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ABSTRACT: Over the last year, significant steps have been made toward understanding the pathogenesis of esophageal diseases and translating this knowledge to clinical practice. Gastroesophageal reflux disease (GERD) is the most common outpatient diagnosis in gastroenterology and has a high prevalence in the general population. As many as 40% of patients with GERD have incomplete response to medical therapy, and the pathophysiological mechanisms underlying lack of response are now better understood. Novel medical and minimally invasive interventions are available to optimize management of GERD. Esophageal cancer, regardless of the histological subtype, has among the worst survival statistics among all malignancies. Taking advantage of technological advances in genome sequencing, the mutational spectra in esophageal cancer are now emerging, offering novel avenues for targeted therapies. Early diagnosis is another strand for improving survival. While genome-wide association studies are providing insights into genetic susceptibility, novel approaches to early detection of cancer are being devised through the use of biomarkers applied to esophageal samples and as part of imaging technologies. Dysmotility and eosinophilic esophagitis are the differential diagnoses in patients with dysphagia. New pathophysiological classifications have improved the management of motility disorders. Meanwhile, exciting progress has been made in the endoscopic management of these conditions. Eosinophilic esophagitis is still a relatively new entity, and the pathogenesis remains poorly understood. However, it is now clear that an allergic reaction to food plays an important role, and dietary interventions as well as biologic agents to block the inflammatory cascade are novel, promising fields of clinical research.F1000prime reports. 01/2013; 5:44.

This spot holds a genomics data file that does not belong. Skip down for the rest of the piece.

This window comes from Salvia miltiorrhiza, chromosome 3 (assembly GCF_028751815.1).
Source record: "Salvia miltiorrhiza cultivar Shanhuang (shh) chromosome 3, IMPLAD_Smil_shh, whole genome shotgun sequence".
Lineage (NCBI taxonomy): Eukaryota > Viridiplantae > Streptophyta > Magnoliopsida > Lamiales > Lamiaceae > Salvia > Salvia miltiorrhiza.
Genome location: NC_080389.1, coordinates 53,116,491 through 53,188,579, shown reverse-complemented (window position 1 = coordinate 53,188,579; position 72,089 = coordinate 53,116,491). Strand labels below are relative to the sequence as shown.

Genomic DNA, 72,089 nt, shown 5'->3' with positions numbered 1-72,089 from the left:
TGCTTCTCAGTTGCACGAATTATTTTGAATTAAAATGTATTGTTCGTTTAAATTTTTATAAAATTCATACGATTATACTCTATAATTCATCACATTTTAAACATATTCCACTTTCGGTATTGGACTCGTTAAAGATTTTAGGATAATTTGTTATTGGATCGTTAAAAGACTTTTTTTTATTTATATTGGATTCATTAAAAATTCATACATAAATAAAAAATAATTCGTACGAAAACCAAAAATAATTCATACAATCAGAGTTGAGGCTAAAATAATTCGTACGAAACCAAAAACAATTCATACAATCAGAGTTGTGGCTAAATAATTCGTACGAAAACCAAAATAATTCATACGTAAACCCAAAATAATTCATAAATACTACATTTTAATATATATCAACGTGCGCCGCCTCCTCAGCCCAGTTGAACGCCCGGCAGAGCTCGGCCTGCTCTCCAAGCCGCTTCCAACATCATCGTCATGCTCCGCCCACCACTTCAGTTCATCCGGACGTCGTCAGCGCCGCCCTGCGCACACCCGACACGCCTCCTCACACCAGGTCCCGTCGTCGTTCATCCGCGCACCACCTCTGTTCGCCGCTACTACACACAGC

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ABSTRACT: Achalasia is classified into 3 types according to the Chicago classification. The aim of this study was to investigate characteristics and treatment outcomes of 3 achalasia subtypes in Korean patients. Fifty-five patients diagnosed with achalasia based on conventional or high-resolution esophageal manometry were consecutively enrolled. Their clinical characteristics, manometric, endoscopic and esophagographic findings and treatment responses were analyzed among the 3 subtypes of achalasia. Of 55 patients, 21 (38.2%) patients had type I, 28 (50.9%) patients had type II and 6 (10.9%) patients had type III. The median follow-up period was 22.4 (interquartile range, 3.6-67.4) months. Type III patients were older than type I and II patients (70.0 vs. 46.2 and 47.6 years, P = 0.023). The width of the esophagus in type I patients was wider with more frequent bird's beak appearance on esophagogram than the other 2 types (P = 0.010 and 0.006, respectively). Of the 50 patients who received the evaluation for treatment response at 3 months, 7 patients (36.8% vs. 26.9%) were treated with pneumatic dilatation and 4 patients (21.1% vs. 15.4%) with laparoscopic Heller's myotomy in type I and II groups, respectively. The treatment responses of pneumatic dilatation and Heller's myotomy in type I group were 71.4 and 50.0% and in type II were 85.7 and 75.0%, respectively, and all 5 patients in type III group showed good response to medical therapy. Clinical characteristics of 3 achalasia subtypes in Korean patients are consistent with other studies. Treatment outcomes are variable among 3 subtypes.Journal of neurogastroenterology and motility 10/2013; 19(4):485-94.